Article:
Read this heart-wrenching story.
Really makes her boss seem like the bad guy, huh?
There's a common misunderstanding about jobs.
The job does not exist for the employee. The job exists for the employer.
The business has work that needs done that cannot be done as efficiently without an extra person.
In short, they needed Ms Rendon to show up for work. Businesses don't make exemplary employees sign paperwork warning them that their job might not be there when they get back. No business wants to be seen as Mr Scrooge; I am guessing that all manner of compassion was extended and a mile was taken where an inch was given.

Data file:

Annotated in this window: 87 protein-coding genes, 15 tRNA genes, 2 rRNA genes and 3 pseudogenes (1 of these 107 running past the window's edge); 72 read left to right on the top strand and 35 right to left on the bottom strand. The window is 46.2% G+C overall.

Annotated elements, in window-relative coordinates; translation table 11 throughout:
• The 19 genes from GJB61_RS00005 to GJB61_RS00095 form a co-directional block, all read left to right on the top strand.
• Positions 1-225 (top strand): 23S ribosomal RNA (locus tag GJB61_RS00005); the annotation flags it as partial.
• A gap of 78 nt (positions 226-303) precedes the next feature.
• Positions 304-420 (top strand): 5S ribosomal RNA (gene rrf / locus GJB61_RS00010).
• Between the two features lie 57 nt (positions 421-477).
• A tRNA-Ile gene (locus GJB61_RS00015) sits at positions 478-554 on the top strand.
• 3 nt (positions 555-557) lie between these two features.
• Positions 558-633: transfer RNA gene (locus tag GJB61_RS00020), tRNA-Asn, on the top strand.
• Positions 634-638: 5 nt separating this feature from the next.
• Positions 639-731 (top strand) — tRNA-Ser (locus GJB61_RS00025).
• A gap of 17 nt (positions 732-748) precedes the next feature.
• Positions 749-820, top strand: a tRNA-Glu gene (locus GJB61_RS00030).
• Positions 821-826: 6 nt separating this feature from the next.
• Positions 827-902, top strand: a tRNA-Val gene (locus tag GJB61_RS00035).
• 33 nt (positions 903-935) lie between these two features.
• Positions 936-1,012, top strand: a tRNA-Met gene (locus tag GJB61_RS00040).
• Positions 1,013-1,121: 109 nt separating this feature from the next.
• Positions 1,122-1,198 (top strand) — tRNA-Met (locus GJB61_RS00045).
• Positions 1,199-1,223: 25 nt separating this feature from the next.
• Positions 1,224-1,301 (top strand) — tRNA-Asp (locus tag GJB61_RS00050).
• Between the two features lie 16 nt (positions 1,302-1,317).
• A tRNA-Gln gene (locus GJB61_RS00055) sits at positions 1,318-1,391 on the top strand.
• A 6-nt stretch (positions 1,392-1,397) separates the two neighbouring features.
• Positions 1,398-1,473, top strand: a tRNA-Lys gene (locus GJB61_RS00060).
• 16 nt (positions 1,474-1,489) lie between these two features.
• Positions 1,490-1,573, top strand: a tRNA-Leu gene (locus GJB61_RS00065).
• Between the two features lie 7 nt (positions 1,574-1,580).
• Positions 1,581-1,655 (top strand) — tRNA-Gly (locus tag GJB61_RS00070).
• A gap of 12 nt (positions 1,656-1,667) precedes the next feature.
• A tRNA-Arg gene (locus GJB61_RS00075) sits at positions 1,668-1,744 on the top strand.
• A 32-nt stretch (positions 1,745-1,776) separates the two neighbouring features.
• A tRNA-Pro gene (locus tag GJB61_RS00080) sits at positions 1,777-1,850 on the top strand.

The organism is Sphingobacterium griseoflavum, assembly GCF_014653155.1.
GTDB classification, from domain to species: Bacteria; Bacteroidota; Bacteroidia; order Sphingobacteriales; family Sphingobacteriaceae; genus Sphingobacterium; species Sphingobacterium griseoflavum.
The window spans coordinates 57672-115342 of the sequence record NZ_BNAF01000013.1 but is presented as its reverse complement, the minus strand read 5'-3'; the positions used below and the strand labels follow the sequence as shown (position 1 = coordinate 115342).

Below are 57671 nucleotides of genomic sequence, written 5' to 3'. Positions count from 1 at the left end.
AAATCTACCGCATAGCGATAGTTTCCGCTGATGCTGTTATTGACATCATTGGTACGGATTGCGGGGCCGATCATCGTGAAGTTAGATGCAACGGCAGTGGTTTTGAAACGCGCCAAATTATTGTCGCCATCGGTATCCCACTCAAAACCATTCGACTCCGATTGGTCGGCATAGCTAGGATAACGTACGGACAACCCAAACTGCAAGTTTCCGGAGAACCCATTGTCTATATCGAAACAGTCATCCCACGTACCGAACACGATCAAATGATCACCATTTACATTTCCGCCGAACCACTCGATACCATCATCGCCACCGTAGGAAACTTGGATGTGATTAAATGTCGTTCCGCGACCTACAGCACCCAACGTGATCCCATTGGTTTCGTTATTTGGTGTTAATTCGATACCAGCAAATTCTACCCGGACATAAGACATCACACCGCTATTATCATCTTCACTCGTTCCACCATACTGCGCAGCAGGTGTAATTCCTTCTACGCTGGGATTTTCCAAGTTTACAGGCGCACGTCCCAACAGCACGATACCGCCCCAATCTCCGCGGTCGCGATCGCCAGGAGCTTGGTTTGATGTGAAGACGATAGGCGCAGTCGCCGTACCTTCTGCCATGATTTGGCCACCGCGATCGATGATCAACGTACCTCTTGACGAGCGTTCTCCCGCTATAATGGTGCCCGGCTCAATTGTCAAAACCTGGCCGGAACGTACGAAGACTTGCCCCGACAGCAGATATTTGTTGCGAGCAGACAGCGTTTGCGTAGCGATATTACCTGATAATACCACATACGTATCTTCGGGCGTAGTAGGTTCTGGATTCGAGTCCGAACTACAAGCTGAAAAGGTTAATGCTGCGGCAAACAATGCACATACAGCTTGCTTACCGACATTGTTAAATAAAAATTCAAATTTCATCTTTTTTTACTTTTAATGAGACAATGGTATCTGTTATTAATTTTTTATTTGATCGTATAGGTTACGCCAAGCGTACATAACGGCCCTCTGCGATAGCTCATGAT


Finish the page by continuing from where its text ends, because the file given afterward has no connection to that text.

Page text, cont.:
I am guessing that Ms Rendon was absent a lot helping with a bad family situation.
I am guessing that her job performance suffered a great deal from the stress.
I am saying that Aviation Institute of Maintenance had a job that needed doing and she wasn't there to do it as agreed. Ms Rendon's failure to show up to do the job as agreed is not AIM's fault.
Because jobs are not for the employee, the business doesn't owe you one. Your salary and benefits are what they owe you; you exchange you skills and time for those.